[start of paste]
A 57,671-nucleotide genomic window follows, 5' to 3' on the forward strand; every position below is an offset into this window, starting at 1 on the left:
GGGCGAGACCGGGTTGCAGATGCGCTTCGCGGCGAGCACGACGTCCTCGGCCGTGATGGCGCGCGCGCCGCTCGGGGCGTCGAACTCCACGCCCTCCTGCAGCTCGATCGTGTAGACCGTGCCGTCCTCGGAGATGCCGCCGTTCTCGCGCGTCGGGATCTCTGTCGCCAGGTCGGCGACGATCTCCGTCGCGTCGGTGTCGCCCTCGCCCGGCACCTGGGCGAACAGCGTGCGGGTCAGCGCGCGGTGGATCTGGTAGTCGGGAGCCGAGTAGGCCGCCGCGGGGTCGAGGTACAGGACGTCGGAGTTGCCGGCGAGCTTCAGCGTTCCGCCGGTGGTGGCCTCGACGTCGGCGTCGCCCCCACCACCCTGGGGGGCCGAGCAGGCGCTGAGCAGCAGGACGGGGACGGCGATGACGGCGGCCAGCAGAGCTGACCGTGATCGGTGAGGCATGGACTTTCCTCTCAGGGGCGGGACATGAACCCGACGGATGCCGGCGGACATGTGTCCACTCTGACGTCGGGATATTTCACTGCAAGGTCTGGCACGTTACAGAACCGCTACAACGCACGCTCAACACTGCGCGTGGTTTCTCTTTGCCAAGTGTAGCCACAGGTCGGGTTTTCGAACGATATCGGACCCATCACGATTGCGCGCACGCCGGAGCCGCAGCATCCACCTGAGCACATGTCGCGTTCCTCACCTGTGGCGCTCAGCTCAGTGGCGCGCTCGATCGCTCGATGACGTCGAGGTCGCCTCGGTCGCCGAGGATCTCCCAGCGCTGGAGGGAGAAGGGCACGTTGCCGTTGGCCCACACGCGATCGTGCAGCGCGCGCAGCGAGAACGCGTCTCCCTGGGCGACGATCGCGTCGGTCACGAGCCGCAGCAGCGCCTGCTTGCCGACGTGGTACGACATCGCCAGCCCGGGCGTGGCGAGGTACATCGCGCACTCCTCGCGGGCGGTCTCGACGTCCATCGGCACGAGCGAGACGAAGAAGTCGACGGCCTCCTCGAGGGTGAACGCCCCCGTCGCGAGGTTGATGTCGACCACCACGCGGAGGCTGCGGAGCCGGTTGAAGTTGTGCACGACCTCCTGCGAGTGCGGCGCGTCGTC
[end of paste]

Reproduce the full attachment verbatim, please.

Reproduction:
A 57,671-nucleotide genomic window follows, 5' to 3' on the forward strand; every position below is an offset into this window, starting at 1 on the left:
GGGCGAGACCGGGTTGCAGATGCGCTTCGCGGCGAGCACGACGTCCTCGGCCGTGATGGCGCGCGCGCCGCTCGGGGCGTCGAACTCCACGCCCTCCTGCAGCTCGATCGTGTAGACCGTGCCGTCCTCGGAGATGCCGCCGTTCTCGCGCGTCGGGATCTCTGTCGCCAGGTCGGCGACGATCTCCGTCGCGTCGGTGTCGCCCTCGCCCGGCACCTGGGCGAACAGCGTGCGGGTCAGCGCGCGGTGGATCTGGTAGTCGGGAGCCGAGTAGGCCGCCGCGGGGTCGAGGTACAGGACGTCGGAGTTGCCGGCGAGCTTCAGCGTTCCGCCGGTGGTGGCCTCGACGTCGGCGTCGCCCCCACCACCCTGGGGGGCCGAGCAGGCGCTGAGCAGCAGGACGGGGACGGCGATGACGGCGGCCAGCAGAGCTGACCGTGATCGGTGAGGCATGGACTTTCCTCTCAGGGGCGGGACATGAACCCGACGGATGCCGGCGGACATGTGTCCACTCTGACGTCGGGATATTTCACTGCAAGGTCTGGCACGTTACAGAACCGCTACAACGCACGCTCAACACTGCGCGTGGTTTCTCTTTGCCAAGTGTAGCCACAGGTCGGGTTTTCGAACGATATCGGACCCATCACGATTGCGCGCACGCCGGAGCCGCAGCATCCACCTGAGCACATGTCGCGTTCCTCACCTGTGGCGCTCAGCTCAGTGGCGCGCTCGATCGCTCGATGACGTCGAGGTCGCCTCGGTCGCCGAGGATCTCCCAGCGCTGGAGGGAGAAGGGCACGTTGCCGTTGGCCCACACGCGATCGTGCAGCGCGCGCAGCGAGAACGCGTCTCCCTGGGCGACGATCGCGTCGGTCACGAGCCGCAGCAGCGCCTGCTTGCCGACGTGGTACGACATCGCCAGCCCGGGCGTGGCGAGGTACATCGCGCACTCCTCGCGGGCGGTCTCGACGTCCATCGGCACGAGCGAGACGAAGAAGTCGACGGCCTCCTCGAGGGTGAACGCCCCCGTCGCGAGGTTGATGTCGACCACCACGCGGAGGCTGCGGAGCCGGTTGAAGTTGTGCACGACCTCCTGCGAGTGCGGCGCGTCGTC